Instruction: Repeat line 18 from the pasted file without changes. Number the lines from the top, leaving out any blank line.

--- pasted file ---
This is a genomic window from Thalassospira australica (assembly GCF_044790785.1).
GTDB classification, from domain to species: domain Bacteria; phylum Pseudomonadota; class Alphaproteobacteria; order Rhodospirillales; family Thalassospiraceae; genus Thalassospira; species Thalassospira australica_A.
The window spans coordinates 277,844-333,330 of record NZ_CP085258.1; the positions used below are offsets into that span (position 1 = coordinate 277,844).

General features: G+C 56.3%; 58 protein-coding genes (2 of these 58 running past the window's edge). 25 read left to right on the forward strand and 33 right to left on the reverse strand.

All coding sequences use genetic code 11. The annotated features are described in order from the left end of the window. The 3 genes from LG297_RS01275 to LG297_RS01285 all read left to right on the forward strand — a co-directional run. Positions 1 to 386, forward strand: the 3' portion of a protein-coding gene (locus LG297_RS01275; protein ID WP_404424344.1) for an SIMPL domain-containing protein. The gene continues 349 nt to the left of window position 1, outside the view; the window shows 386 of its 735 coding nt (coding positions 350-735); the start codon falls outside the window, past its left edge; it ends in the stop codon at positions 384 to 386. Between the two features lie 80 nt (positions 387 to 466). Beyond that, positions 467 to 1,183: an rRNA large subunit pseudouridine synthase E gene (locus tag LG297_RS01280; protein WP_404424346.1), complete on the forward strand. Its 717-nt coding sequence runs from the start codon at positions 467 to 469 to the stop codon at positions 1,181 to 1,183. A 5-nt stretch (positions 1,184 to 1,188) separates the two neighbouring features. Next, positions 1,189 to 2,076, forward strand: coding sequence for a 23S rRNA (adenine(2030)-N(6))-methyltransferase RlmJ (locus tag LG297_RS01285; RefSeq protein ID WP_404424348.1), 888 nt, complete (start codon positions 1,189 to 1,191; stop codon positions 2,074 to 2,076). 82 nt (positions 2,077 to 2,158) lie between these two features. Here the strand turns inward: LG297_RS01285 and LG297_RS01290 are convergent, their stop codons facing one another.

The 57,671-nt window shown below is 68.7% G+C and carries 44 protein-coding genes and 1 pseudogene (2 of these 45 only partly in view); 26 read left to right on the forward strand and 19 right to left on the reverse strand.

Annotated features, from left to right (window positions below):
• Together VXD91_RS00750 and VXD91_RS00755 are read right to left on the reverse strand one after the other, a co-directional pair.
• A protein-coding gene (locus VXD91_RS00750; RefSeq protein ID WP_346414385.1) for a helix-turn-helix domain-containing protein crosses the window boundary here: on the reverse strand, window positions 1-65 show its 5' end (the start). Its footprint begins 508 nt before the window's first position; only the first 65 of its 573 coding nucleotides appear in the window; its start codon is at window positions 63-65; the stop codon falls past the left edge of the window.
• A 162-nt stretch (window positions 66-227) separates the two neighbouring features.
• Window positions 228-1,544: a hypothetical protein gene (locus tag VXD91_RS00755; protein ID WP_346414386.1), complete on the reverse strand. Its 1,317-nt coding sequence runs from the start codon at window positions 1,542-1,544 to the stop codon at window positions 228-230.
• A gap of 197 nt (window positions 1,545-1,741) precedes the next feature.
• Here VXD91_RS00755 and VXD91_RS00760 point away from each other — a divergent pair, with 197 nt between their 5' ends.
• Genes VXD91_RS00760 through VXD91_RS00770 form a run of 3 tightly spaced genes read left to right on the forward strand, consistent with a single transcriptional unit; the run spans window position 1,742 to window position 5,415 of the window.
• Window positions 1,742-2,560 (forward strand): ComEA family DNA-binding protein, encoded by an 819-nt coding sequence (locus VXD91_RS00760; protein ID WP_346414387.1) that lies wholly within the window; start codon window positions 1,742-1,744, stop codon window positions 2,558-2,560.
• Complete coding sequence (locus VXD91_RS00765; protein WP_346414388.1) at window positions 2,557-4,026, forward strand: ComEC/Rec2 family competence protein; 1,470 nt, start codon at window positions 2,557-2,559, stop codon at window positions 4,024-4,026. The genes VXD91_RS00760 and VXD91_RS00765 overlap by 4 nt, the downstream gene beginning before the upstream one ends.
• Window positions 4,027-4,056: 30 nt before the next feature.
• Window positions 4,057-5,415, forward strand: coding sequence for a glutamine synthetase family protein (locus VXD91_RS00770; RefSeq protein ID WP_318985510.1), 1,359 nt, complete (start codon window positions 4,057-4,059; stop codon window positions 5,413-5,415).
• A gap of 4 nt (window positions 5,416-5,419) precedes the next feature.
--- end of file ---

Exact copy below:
• Window positions 4,057-5,415, forward strand: coding sequence for a glutamine synthetase family protein (locus VXD91_RS00770; RefSeq protein ID WP_318985510.1), 1,359 nt, complete (start codon window positions 4,057-4,059; stop codon window positions 5,413-5,415).